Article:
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Telenor gets green light for Myanmar sale

It's taken far longer than expected, but Telenor confirmed that its plan to exit Myanmar has now been approved by the military junta, enabling the Norwegian group to escape what it previously indicated has become an almost impossible situation.

In a statement, Telenor Group said it has been informed that the Myanmar Investment Commission has given final regulatory approval to the sale of Telenor Myanmar to Lebanon-based M1 Group.

A key condition for the sale was that M1 Group should have a local partner, although Telenor has emphasized that it has not been involved in this side of the discussions. M1 told the group that its local partner Shwe Byain Phyu has now acquired 49% of Investcom, the Singapore-based company set up by M1 for the purchase of Telenor Myanmar.

The handover could put the data of 18 million people in the hands of the military junta.
 (Source: Jorgen Udvang/Alamy Stock Photo)
The handover could put the data of 18 million people in the hands of the military junta.
(Source: Jorgen Udvang/Alamy Stock Photo)

After the transaction closes between M1 and Telenor, M1 will sell an additional 31% of Investcom shares to Shwe Byain Phyu, a group that sells petrol under an SBP Oil brand and also mines precious jewels. Telenor announced in July last year that it would sell its operations in Myanmar to M1 Group for $105 million.

Sigve Brekke, president and CEO of Telenor Group, acknowledged the company's profound sadness over its Myanmar exit.

"Leaving Myanmar was a decision we made with heavy hearts, and I would like to thank our employees and customers for their dedication to Telenor throughout our years in Myanmar," Brekke said.

He reiterated that Telenor has to leave Myanmar "to be able to adhere to our own values on human rights and responsible business, and because local laws in Myanmar conflict with European laws."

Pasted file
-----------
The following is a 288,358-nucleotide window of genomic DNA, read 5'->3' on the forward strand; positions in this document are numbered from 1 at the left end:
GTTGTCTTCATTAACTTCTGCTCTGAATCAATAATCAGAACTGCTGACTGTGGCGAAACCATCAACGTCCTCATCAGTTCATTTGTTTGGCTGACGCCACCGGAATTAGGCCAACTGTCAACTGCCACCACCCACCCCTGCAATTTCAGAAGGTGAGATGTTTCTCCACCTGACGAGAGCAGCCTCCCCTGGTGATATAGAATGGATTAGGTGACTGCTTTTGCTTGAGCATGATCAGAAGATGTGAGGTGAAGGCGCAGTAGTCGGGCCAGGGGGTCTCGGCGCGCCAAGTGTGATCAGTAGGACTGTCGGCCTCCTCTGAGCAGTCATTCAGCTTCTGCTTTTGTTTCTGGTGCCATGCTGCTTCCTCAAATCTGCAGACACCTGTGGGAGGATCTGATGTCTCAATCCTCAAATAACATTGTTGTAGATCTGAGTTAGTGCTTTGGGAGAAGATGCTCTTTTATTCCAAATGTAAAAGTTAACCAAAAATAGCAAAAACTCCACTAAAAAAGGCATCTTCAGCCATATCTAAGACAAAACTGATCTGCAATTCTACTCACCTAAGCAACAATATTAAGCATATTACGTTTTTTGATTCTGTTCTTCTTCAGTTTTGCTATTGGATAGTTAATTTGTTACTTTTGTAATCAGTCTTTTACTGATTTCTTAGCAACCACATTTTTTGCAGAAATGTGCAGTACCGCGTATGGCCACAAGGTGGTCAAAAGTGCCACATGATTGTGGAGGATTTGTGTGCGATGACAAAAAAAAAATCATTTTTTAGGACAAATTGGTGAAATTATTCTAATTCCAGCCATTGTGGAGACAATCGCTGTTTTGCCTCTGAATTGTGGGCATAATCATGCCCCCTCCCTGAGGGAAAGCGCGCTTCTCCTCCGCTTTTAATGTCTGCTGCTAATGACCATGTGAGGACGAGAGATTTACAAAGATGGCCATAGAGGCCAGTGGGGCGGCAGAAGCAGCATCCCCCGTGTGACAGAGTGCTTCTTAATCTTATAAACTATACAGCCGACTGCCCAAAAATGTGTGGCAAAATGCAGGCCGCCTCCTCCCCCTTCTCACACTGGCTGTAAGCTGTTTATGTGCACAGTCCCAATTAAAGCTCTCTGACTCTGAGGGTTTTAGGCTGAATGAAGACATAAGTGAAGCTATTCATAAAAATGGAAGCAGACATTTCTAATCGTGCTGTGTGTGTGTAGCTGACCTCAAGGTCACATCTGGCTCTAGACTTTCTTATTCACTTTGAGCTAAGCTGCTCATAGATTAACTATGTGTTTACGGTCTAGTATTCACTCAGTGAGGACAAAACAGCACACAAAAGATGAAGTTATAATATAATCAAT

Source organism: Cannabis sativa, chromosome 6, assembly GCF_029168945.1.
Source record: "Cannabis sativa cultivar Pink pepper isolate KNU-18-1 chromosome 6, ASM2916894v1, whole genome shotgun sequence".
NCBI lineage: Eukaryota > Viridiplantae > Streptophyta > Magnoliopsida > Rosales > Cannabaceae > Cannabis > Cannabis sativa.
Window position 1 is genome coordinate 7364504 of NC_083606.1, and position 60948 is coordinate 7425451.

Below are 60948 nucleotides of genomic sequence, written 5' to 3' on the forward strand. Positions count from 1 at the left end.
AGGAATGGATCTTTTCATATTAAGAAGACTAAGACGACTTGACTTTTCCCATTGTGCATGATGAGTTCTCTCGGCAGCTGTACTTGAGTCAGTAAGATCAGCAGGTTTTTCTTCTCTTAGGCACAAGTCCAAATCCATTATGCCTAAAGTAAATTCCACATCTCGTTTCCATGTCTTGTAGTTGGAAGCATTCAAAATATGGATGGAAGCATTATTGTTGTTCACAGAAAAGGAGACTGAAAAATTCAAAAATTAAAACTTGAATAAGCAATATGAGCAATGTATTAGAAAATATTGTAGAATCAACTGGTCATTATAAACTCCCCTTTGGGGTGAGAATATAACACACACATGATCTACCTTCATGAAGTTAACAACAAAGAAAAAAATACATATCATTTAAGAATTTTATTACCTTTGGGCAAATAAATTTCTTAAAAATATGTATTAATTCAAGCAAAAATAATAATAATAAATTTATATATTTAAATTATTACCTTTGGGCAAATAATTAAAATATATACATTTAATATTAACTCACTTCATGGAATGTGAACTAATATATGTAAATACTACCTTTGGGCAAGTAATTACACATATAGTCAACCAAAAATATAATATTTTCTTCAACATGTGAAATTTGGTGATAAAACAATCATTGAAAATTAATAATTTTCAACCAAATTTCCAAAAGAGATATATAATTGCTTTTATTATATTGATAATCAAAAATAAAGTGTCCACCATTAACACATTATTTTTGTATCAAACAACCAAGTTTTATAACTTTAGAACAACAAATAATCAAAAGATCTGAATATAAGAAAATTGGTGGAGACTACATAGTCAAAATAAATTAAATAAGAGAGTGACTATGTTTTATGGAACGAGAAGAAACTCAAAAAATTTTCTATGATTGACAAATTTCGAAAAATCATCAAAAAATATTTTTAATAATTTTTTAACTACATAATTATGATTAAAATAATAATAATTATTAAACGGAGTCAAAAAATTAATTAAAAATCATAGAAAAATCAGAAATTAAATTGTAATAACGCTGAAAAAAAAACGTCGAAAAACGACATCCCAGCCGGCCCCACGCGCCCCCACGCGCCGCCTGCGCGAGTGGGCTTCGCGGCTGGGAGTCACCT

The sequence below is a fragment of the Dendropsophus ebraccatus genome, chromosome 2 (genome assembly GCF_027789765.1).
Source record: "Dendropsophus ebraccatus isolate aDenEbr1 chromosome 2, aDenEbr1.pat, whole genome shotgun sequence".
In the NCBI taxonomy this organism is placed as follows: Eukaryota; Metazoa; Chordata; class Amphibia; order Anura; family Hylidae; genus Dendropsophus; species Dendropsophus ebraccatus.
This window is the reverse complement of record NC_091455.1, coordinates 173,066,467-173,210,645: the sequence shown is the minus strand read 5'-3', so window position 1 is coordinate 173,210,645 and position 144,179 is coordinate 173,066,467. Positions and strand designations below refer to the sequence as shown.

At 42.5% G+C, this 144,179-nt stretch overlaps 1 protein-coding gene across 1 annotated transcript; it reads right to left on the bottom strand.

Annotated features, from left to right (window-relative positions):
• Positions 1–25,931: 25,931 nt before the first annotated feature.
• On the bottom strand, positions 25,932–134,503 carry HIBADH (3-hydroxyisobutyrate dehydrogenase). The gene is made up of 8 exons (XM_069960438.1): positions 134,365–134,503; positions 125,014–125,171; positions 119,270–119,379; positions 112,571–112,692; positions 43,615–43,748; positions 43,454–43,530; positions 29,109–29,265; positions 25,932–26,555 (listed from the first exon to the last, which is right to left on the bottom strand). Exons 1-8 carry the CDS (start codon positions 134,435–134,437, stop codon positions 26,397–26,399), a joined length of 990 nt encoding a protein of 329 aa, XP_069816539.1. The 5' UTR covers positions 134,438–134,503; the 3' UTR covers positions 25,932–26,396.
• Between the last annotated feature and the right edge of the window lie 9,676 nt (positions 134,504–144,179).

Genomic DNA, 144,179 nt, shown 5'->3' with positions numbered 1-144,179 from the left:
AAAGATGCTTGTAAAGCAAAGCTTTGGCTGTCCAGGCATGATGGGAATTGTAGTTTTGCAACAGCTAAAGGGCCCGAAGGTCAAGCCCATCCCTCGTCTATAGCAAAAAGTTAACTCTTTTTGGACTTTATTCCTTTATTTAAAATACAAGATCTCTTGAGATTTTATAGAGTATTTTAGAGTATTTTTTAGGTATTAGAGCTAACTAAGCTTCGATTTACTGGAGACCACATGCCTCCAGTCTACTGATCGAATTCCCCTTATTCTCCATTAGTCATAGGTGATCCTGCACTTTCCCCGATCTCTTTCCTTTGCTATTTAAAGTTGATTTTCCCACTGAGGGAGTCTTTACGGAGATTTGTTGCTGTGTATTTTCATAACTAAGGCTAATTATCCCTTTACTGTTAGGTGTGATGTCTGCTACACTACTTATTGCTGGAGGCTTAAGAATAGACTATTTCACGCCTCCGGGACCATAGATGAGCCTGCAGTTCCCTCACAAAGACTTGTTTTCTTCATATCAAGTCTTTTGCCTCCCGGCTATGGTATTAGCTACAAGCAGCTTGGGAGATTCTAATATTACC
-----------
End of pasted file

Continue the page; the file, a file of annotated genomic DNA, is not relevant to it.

Brekke added: "With limited options available, the sale of Telenor Myanmar is deemed to be the most realistic alternative to keep our employees safe. Because of the current situation, we are significantly constrained in our choices and with this approval the transaction can be finalised."

Between a rock and a hard place

Telenor has constantly been forced to defend its decision to sell its operations in Myanmar, insisting that it can no longer continue to operate in the country because it could be forced to break international law if it remains. A key reason why Telenor is selling Telenor Myanmar is that it does not want to activate intercept equipment, which it noted is now a requirement for all operators.

Despite its clearly untenable position in the country, not everyone is convinced that Telenor is doing the right thing by selling. Indeed, the group itself has long acknowledged that many groups in Myanmar and elsewhere have been calling for Telenor to remain in Myanmar "due to our demonstrated commitments to human rights, responsible business, and international best practices."

The concern is that the handover could put the data of 18 million people in the hands of the military junta, which has been in charge since the army coup in February 2021. Reuters noted that the chairman of Shwe Byain Phyu reportedly has a history of business ties to the military, although the group has denied this.

Telenor said that while it was involved in the selection of the local partner, "sanctions screening from external consultants has assured Telenor that Shwe Byain Phyu and its owners are not subject to any current international sanctions."

Access Now, a non-profit founded in 2009 with a mission to defend and extend the digital civil rights of people around the world, said it was outraged by today's announcement.


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It is now calling for international actors to implement sanctions and stop what it described as the company's "irresponsible disposal of its Myanmar operations."

"It's not over until it's over," said Wai Phyo Myint, Asia-Pacific policy analyst at Access Now. "The Telenor sale approval does not come as a surprise, but it is a major kick in the guts for human rights defenders on the ground. The purchaser, Shwe Byain Phyu, may not be sanctioned now – but it needs to be."

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— Anne Morris, contributing editor, special to Light Reading

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